Bryn Mawr Classical Review 2004.07.55
Elio Lo Cascio (ed.), Roma imperiale: una metropoli antica. Studi superiori, 391. Rome: Carocci Editori, 2002. Pp. 353. ISBN 88-430-1670-9. €25.90.
Contributors: E. Lo Cascio, A. Daguet-Gagey, C. Virlouvet, C. Bruun, A. Wallace-Hadrill, F. Coarelli, F. de Caprariis, F. Zevi, and F. Guidobaldi
Reviewed by Susann Lusnia, Tulane University (email@example.com)
Word count: 1599 words
Studies of the city Rome represent a burgeoning category of publications in recent years. These works take various approaches. Some look at the archaeology and physical growth of the city,1 while others combine study of the city's physical aspects with an analysis of their political motivations and/or social implications.2 The volume under review, Roma imperiale, endeavors to give the reader a broad yet comprehensive survey of issues pertaining to urban development and life in ancient Rome, and it does this quite successfully. This work approaches the city from the perspectives of its population, services, and use of space. Imperial grandeur and the politics of the powerful are somewhat less emphasized, in favor of seeing the full city and its inhabitants. The collection of essays addresses topics ranging from population estimates and food supply to architecture and social life in the city. This book has many virtues, not the least of which is that the quality of the essays is generally consistent throughout. No doubt much of this is due to the fact that each author is writing on what he or she knows best. In most cases, the subjects under discussion are traced from the Late Republic or start of the Principate into Late Antiquity. Although the essays cover such a broad chronological period, in this way the reader is allowed a more complete picture of Rome's development as an ancient city.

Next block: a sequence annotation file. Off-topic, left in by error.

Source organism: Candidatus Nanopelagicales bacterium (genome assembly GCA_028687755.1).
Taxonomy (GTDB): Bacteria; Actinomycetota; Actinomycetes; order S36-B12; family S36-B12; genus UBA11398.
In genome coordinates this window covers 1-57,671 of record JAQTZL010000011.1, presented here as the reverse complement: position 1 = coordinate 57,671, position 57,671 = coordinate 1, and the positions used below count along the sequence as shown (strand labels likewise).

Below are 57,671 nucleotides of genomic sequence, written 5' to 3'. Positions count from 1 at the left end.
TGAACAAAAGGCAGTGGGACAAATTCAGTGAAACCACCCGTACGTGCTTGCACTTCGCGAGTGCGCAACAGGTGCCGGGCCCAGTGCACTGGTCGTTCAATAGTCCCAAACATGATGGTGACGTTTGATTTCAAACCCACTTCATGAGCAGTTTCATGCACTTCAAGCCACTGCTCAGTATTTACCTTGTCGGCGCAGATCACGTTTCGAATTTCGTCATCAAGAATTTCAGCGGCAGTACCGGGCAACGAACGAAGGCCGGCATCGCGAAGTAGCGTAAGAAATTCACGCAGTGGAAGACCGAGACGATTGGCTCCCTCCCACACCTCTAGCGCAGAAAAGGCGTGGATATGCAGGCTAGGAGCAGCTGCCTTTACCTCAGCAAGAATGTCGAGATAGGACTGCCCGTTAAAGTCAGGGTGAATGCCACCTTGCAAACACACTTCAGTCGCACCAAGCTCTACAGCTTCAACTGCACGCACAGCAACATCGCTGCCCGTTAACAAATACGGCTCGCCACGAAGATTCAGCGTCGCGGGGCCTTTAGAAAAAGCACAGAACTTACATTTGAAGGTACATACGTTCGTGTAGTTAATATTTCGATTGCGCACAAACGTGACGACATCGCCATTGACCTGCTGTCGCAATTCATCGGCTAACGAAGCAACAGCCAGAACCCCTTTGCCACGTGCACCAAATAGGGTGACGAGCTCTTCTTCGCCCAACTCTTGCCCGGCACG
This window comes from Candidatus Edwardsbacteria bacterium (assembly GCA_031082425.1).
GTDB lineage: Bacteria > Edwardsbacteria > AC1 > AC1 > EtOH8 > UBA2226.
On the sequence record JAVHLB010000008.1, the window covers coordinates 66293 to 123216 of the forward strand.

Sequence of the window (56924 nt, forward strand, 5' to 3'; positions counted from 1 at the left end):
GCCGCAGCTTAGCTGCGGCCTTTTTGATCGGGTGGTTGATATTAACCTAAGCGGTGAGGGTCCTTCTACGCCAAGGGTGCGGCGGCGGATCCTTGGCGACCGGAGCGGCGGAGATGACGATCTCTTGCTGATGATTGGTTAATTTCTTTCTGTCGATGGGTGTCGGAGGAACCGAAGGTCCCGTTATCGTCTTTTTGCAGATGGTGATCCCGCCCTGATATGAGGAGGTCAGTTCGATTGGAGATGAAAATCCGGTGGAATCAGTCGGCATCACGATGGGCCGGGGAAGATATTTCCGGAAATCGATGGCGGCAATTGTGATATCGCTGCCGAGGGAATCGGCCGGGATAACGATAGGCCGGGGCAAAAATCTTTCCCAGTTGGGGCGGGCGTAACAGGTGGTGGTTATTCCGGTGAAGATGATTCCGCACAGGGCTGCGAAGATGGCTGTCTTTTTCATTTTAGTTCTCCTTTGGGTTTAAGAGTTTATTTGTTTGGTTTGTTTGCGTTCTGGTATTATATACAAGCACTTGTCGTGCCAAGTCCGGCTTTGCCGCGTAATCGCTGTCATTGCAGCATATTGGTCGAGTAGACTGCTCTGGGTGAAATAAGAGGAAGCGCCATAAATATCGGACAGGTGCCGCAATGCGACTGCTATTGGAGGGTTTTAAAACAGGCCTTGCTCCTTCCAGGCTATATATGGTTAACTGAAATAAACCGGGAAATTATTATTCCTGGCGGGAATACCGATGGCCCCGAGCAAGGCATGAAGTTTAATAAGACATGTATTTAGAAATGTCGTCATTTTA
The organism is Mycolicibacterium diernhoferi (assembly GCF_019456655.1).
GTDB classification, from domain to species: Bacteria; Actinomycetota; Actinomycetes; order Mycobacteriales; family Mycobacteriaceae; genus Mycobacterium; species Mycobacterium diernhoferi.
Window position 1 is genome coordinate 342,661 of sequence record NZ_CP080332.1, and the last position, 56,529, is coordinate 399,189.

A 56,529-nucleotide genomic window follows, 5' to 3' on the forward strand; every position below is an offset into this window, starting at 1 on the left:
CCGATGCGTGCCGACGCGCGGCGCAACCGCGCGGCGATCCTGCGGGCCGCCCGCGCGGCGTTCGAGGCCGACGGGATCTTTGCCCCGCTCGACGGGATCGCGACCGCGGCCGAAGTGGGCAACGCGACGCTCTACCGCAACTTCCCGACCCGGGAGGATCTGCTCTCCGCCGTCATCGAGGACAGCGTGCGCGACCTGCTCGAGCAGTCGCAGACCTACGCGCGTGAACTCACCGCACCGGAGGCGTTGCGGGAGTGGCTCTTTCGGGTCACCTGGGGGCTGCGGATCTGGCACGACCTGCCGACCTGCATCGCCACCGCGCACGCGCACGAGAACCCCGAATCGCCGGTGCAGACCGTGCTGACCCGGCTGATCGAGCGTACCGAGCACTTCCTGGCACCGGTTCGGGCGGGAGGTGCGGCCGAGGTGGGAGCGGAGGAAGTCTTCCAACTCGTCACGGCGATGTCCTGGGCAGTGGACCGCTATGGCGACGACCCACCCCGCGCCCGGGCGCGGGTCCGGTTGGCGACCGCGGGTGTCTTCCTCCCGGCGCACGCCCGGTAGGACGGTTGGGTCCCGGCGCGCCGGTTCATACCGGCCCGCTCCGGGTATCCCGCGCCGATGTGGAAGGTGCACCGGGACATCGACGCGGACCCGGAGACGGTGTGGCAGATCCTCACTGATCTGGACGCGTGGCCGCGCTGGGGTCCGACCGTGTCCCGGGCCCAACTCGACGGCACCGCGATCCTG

Roma imperiale begins with the human aspect of the city. Lo Cascio (L.), both editor and contributor, leads off with the problem of calculating the population of Rome at different points in its history. In my opinion, this is one of the clearest discussions of the surviving data, the rationale, and the pitfalls involved in estimating the population of such a dynamic ancient city. L. carefully explains the documents behind the numbers that are so often quoted without elaboration by other scholars. Understanding the nature and limits of the evidence used to estimate population figures is key, and L. also devotes a large portion of his essay to evaluating the application of modern population theories to ancient Rome. He takes issue with Paine and Storey's3 use of epigraphic data to establish mortality rates and carefully guides the reader through the intricate arguments about whether Rome's population could maintain itself and how immigration and crises (wars and plagues, for instance) affected this. For anyone intending to delve into this complex topic, L.'s chapter should be required reading.